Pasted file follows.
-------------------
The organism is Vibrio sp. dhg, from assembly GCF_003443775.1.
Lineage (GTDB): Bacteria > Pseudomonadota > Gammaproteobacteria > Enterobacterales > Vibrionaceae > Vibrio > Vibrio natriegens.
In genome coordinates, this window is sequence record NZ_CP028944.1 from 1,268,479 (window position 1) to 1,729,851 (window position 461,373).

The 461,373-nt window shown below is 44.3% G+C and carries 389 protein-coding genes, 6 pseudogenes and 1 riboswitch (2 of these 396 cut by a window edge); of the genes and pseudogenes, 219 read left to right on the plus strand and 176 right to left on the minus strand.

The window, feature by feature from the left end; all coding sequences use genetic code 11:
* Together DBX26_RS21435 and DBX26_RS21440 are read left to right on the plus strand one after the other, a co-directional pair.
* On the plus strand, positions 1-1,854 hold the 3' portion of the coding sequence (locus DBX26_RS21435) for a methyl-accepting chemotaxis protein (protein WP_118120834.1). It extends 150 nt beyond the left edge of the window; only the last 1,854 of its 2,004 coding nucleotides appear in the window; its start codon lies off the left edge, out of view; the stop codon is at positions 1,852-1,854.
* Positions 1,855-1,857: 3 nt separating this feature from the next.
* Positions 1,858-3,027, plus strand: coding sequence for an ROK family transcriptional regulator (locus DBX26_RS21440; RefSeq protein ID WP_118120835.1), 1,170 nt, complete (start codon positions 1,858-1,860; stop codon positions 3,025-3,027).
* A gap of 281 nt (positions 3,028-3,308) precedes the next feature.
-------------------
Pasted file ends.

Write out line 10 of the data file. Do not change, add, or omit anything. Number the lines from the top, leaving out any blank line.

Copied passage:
* A gap of 281 nt (positions 3,028-3,308) precedes the next feature.